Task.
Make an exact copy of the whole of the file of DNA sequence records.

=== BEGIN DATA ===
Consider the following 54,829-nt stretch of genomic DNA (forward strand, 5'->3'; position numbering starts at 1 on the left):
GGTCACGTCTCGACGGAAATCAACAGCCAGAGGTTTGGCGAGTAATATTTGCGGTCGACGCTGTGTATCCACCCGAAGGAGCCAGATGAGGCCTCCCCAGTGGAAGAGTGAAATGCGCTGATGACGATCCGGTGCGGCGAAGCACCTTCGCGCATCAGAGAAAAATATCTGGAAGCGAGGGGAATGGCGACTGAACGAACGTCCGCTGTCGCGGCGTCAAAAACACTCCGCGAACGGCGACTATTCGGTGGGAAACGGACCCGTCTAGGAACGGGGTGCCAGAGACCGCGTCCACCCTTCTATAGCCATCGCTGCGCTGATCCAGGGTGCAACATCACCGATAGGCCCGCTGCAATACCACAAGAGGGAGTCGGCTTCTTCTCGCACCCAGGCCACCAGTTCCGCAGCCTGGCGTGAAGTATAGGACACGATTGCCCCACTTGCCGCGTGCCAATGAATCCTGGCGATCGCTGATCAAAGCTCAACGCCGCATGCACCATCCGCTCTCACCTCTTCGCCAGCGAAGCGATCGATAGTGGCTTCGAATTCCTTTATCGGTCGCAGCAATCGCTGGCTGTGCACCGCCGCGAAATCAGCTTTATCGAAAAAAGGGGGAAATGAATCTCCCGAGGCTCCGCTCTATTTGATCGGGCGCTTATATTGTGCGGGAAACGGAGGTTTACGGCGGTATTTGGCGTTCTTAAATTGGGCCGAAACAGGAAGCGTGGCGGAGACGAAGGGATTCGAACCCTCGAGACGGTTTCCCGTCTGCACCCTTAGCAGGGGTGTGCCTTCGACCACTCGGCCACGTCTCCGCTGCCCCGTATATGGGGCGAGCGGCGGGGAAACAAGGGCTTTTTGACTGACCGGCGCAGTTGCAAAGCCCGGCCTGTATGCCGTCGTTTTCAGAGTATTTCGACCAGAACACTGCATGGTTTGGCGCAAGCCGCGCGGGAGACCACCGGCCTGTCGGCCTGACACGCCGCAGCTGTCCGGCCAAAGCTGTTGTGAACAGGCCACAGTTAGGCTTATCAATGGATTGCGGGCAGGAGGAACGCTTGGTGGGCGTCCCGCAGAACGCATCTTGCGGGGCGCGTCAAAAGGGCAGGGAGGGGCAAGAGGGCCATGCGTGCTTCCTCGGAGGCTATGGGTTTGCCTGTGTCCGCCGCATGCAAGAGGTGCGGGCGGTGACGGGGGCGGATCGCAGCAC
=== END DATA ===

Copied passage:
Consider the following 54,829-nt stretch of genomic DNA (forward strand, 5'->3'; position numbering starts at 1 on the left):
GGTCACGTCTCGACGGAAATCAACAGCCAGAGGTTTGGCGAGTAATATTTGCGGTCGACGCTGTGTATCCACCCGAAGGAGCCAGATGAGGCCTCCCCAGTGGAAGAGTGAAATGCGCTGATGACGATCCGGTGCGGCGAAGCACCTTCGCGCATCAGAGAAAAATATCTGGAAGCGAGGGGAATGGCGACTGAACGAACGTCCGCTGTCGCGGCGTCAAAAACACTCCGCGAACGGCGACTATTCGGTGGGAAACGGACCCGTCTAGGAACGGGGTGCCAGAGACCGCGTCCACCCTTCTATAGCCATCGCTGCGCTGATCCAGGGTGCAACATCACCGATAGGCCCGCTGCAATACCACAAGAGGGAGTCGGCTTCTTCTCGCACCCAGGCCACCAGTTCCGCAGCCTGGCGTGAAGTATAGGACACGATTGCCCCACTTGCCGCGTGCCAATGAATCCTGGCGATCGCTGATCAAAGCTCAACGCCGCATGCACCATCCGCTCTCACCTCTTCGCCAGCGAAGCGATCGATAGTGGCTTCGAATTCCTTTATCGGTCGCAGCAATCGCTGGCTGTGCACCGCCGCGAAATCAGCTTTATCGAAAAAAGGGGGAAATGAATCTCCCGAGGCTCCGCTCTATTTGATCGGGCGCTTATATTGTGCGGGAAACGGAGGTTTACGGCGGTATTTGGCGTTCTTAAATTGGGCCGAAACAGGAAGCGTGGCGGAGACGAAGGGATTCGAACCCTCGAGACGGTTTCCCGTCTGCACCCTTAGCAGGGGTGTGCCTTCGACCACTCGGCCACGTCTCCGCTGCCCCGTATATGGGGCGAGCGGCGGGGAAACAAGGGCTTTTTGACTGACCGGCGCAGTTGCAAAGCCCGGCCTGTATGCCGTCGTTTTCAGAGTATTTCGACCAGAACACTGCATGGTTTGGCGCAAGCCGCGCGGGAGACCACCGGCCTGTCGGCCTGACACGCCGCAGCTGTCCGGCCAAAGCTGTTGTGAACAGGCCACAGTTAGGCTTATCAATGGATTGCGGGCAGGAGGAACGCTTGGTGGGCGTCCCGCAGAACGCATCTTGCGGGGCGCGTCAAAAGGGCAGGGAGGGGCAAGAGGGCCATGCGTGCTTCCTCGGAGGCTATGGGTTTGCCTGTGTCCGCCGCATGCAAGAGGTGCGGGCGGTGACGGGGGCGGATCGCAGCAC